stjohnthebaptistWe hear the story of John the Baptist in the gospel on the second Sunday of Advent. The Word of God passed all the “important” people of the day but reached the one in the desert, ready to hear It. John told his followers to stop identifying themselves by their sin. He preached a baptism of repentance of forgiveness of sins. It is time to break the old patterns, the pattern of identifying yourself by your mistakes and change how you think of who you are. Proclaiming the baptism of repentance of sins was a strategy to get to God. Advent is a time of preparation for us. It is a time to smooth everything out so that the Lord has a straight path into our hearts. Our rough parts are made smooth; the high parts made low; the low parts made high. When we do Advent, Jesus is able to move in. Then God’s Word will become flesh and not pass us by.

 The second person on our runway to Christmas is Mary. Today’s feast is the Solemnity of the Immaculate Conception. The Solemnity of the Immaculate Conception celebrates Mary, conceived without sin. St. Ann and St. Jerome had prayed long and hard for a baby. Sweet Mary was born without sin so that she could become the mother of our Lord and Savior. Growing up, I often focused more on the conception of Jesus on this feast day. It wasn’t until I was in college that I finally understood the difference. At Mass today we hear the gospel of the Annunciation, the angel Gabriel coming to Mary to tell her she would be have a son.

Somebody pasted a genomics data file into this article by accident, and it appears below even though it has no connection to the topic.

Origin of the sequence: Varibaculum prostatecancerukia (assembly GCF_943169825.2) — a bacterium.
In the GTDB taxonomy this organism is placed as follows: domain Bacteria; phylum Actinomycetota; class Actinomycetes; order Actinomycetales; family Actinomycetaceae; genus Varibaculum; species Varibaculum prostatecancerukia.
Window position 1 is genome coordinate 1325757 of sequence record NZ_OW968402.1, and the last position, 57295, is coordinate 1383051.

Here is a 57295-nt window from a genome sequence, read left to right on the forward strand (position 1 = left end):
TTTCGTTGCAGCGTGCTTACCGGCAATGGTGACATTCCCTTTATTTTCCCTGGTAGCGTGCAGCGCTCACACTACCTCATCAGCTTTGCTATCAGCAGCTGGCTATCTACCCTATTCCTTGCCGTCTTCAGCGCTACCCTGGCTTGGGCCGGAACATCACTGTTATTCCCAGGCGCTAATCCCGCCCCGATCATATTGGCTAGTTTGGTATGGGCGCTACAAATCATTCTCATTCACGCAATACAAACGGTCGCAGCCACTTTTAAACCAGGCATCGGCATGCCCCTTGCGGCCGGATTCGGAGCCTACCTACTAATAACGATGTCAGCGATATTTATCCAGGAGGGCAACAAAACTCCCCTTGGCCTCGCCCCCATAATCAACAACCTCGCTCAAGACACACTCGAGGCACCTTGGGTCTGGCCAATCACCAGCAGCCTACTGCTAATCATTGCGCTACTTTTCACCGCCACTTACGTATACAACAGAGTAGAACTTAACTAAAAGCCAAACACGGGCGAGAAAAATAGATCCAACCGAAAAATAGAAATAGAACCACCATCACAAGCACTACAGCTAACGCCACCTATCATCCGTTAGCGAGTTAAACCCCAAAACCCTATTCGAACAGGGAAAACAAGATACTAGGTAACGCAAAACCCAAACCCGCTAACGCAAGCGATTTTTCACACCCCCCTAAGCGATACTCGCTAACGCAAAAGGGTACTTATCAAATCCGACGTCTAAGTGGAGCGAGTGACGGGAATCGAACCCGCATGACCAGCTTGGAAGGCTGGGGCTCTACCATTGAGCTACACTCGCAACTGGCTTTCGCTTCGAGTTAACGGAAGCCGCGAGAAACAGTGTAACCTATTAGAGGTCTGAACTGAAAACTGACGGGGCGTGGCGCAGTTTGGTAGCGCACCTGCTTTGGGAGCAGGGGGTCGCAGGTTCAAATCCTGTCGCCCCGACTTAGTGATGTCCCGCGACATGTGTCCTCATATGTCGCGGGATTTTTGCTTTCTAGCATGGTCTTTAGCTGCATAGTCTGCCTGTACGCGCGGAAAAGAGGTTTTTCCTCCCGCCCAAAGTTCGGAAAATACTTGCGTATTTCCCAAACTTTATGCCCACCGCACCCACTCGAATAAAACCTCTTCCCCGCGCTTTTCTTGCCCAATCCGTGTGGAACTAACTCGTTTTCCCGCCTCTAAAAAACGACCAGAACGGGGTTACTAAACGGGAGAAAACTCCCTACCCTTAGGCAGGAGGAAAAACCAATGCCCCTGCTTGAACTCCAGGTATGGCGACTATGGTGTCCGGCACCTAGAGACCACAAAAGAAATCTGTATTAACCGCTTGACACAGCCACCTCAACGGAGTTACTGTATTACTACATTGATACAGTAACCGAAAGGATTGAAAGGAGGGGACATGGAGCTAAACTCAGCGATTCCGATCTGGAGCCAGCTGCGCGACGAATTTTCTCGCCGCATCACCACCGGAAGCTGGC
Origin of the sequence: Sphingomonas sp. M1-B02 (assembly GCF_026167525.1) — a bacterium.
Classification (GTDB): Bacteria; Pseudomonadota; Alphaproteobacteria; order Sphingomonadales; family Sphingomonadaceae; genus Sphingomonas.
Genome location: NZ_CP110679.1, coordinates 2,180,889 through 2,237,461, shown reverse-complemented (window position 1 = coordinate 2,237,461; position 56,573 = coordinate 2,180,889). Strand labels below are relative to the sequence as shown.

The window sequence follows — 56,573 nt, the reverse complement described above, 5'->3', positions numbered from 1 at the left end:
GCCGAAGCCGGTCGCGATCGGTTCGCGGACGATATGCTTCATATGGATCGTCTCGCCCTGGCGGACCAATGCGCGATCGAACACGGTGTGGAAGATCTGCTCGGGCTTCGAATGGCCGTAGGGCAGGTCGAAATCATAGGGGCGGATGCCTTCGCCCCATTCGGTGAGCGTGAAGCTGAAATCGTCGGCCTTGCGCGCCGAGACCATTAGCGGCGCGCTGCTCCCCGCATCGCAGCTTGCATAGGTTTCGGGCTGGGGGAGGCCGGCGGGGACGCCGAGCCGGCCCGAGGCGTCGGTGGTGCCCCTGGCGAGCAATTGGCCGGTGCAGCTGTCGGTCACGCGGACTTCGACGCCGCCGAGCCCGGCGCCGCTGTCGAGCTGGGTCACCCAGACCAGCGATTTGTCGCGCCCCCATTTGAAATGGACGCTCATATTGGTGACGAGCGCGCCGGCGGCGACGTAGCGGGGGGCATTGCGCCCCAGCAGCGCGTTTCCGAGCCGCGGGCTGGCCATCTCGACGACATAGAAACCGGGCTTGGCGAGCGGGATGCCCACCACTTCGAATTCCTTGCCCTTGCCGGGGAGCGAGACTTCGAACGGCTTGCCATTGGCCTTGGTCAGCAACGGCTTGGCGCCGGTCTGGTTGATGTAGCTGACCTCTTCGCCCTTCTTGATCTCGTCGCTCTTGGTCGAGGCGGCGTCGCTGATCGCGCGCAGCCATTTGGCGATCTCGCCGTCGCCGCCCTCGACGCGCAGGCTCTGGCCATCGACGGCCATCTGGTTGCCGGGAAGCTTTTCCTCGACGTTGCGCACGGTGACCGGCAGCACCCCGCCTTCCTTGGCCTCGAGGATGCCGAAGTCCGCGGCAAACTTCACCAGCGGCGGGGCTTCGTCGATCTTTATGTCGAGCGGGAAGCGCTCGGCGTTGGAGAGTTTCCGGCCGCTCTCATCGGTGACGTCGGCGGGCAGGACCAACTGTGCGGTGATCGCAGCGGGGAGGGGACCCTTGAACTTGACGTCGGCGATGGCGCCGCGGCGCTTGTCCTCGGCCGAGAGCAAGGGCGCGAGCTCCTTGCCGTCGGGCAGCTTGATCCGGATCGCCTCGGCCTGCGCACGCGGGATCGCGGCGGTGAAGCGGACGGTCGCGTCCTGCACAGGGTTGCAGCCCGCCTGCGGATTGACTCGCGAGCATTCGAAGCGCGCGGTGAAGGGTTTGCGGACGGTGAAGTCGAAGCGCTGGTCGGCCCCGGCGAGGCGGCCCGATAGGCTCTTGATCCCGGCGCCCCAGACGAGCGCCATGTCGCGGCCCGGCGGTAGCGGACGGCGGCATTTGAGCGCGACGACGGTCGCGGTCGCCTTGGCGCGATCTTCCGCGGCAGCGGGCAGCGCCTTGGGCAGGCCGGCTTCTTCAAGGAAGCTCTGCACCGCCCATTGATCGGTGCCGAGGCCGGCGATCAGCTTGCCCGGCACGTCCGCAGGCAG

Our Perfect Mother

This year the Immaculate Conception also marks the beginning of the Year of Mercy, as declared by Pope Francis. When I think of mercy, I tend to think about God’s forgiveness. However, much like my childhood view of the Immaculate Conception, I think I need to broaden my view of God’s mercy. I recently read that the root word of mercy is a Latin word misericordia, derived from the two words miserere (“pity” or “misery”) and cor (“heart”). When we ask God for mercy, we are asking Him to relieve someone or ourselves of a heart of misery. So many different things can cause a heart of misery, and offering God’s mercy is more than forgiving someone who has wronged us or asking God for forgiveness.

When Mary saw the angel Gabriel, she accepted God’s will without question. Rather than let the news “sink in,” she went “in haste” to her cousin Elizabeth to help her for three months. She offered mercy to Elizabeth by helping her during her pregnancy. Mary, in her humility, accepted God’s will, the path to her heart straight. God became flesh.  

As we move through Advent, we prepare our hearts and homes for Jesus to be born into our lives once more. What is one way we can show mercy to everyone we meet this Advent and during this year of mercy? One simple way I have been trying to show mercy is by showing kindness. Examples can include an extra smile at the stranger who looks harried in the grocery aisle or an extra few seconds or minutes of conversation with the cashier who is working overtime. Sometimes a simple smile or a kind word when someone isn’t expecting it is the best mercy we can show in a day. We are bringing God’s mercy and love to that person in our smile. It also helps us, breaking the old patterns and habits, helping us change the way we look at ourselves and making straight the paths to our hearts.